Arrangers: Fred Norman; Joe Sherman; Alan Lorber; Mike Stoller; Ray Ellis; Stan Applebaum.
The second of Ace Records' chronological three-volume history of legendary songwriters and producers Jerry Leiber and Mike Stoller picks up the story in 1956 and carries it through 1962 (the first volume, called Hard Times: The Los Angeles Years, covers 1951 to 1956), with the center shifting to New York City. This isn't a greatest-hits survey of Leiber & Stoller's career, although some of the big hits are certainly here, but it focuses instead on more obscure releases and versions of the pair's songs, making this a record collector's dream but not the place to find all the classic singles by the Drifters, the Coasters, Big Mama Thornton, and the other artists the duo worked with (all of that material is easily available elsewhere, however). So instead of Ben E. King's famous version of "Spanish Harlem," listeners get one by another former Drifters lead singer, Clyde McPhatter, and in place of the Robins' rendition of "Smokey Joe's Caf," there is a fascinating version by Buddy Holly, who cut it a month before he died. Some of the covers are fascinating combinations of artists to songs, like skiffle king Lonnie Donegan's marvelous version of "Sorry, But I'm Gonna Have to Pass" from 1961, which is a pleasing blend of pop and country over a subtle baion rhythm on an obscure song that had previously only been a B-side for the Drifters. Then there's Muhammad Ali's (he was then still known as Cassius Clay) surprisingly passable turn at Ben E. King's "Stand by Me" from 1964, a track that is admittedly more a curio than a necessity, but is still worth hearing. There are other obscure gems here, too, like Young Jessie's (Obediah Donnell Jessie) "Here Comes Henry," which features his vocal dubbed over the backing track for "Shattered Dreams" by the Youngsters, but emerges as fresh as if the whole thing were a completely live recording. Not everything is an obscure cover, though. The original single of "Alligator Wine" by Screamin' Jay Hawkins is collected here, in all its manic strangeness, as is the debut production Leiber & Stoller did for the Drifters, "There Goes My Baby," which features an innovative string arrangement from Stanley Applebaum set over a subtle South American rhythm. Atlantic's Jerry Wexler, upon first hearing "There Goes My Baby," hated it, calling it "an exercise in cacophony," and was stunned when it soared to the top spot on the R&B charts in 1959. Needless to say, he made sure Leiber & Stoller kept working with the Drifters. This second volume in the Leiber & Stoller story, like the first, is a fascinating listen, and the rarities it contains makes it something special and not just another greatest-hits saga. ~ Steve Leggett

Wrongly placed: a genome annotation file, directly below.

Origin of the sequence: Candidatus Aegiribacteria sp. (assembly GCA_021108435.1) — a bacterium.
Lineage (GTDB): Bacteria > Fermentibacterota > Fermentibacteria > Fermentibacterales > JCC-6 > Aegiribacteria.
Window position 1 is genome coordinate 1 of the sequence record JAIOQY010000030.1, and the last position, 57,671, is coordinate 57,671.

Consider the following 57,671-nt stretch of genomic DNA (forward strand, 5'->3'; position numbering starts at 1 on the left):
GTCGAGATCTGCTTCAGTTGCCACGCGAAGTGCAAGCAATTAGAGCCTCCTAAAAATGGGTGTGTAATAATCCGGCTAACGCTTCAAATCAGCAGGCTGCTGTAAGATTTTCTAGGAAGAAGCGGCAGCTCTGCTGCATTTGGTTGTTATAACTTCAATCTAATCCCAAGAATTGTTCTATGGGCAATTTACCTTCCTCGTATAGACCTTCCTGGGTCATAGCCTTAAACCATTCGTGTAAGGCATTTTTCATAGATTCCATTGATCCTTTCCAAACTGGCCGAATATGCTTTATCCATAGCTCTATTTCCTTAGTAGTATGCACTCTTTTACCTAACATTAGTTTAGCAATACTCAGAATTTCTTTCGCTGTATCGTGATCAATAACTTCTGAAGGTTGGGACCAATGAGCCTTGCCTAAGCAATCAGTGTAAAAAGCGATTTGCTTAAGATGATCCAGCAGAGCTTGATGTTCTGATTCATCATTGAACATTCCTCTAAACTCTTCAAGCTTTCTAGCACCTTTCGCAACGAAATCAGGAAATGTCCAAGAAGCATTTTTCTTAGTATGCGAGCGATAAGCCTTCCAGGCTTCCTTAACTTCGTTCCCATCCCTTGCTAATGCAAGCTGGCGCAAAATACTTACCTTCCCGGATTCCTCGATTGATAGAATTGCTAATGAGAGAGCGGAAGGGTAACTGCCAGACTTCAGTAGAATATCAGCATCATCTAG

Mojo (Publisher) (p.122) - 4 stars out of 5 -- "[T]hey covered a lot of ground -- from the deranged sounds of Screamin' Jay Hawkins' 'Alligator Wine' right through into easy listening territory..."